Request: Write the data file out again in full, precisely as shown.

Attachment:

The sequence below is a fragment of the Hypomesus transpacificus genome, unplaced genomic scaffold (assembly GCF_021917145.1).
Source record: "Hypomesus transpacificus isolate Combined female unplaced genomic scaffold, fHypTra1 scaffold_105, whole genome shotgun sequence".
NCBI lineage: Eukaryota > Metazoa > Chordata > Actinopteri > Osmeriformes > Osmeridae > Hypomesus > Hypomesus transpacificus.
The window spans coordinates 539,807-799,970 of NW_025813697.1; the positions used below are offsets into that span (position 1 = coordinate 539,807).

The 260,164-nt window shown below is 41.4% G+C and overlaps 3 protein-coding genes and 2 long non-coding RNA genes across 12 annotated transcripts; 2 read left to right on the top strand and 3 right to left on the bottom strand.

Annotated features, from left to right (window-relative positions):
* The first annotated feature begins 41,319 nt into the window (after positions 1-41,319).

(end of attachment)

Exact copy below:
The sequence below is a fragment of the Hypomesus transpacificus genome, unplaced genomic scaffold (assembly GCF_021917145.1).
Source record: "Hypomesus transpacificus isolate Combined female unplaced genomic scaffold, fHypTra1 scaffold_105, whole genome shotgun sequence".
NCBI lineage: Eukaryota > Metazoa > Chordata > Actinopteri > Osmeriformes > Osmeridae > Hypomesus > Hypomesus transpacificus.
The window spans coordinates 539,807-799,970 of NW_025813697.1; the positions used below are offsets into that span (position 1 = coordinate 539,807).

The 260,164-nt window shown below is 41.4% G+C and overlaps 3 protein-coding genes and 2 long non-coding RNA genes across 12 annotated transcripts; 2 read left to right on the top strand and 3 right to left on the bottom strand.

Annotated features, from left to right (window-relative positions):
* The first annotated feature begins 41,319 nt into the window (after positions 1-41,319).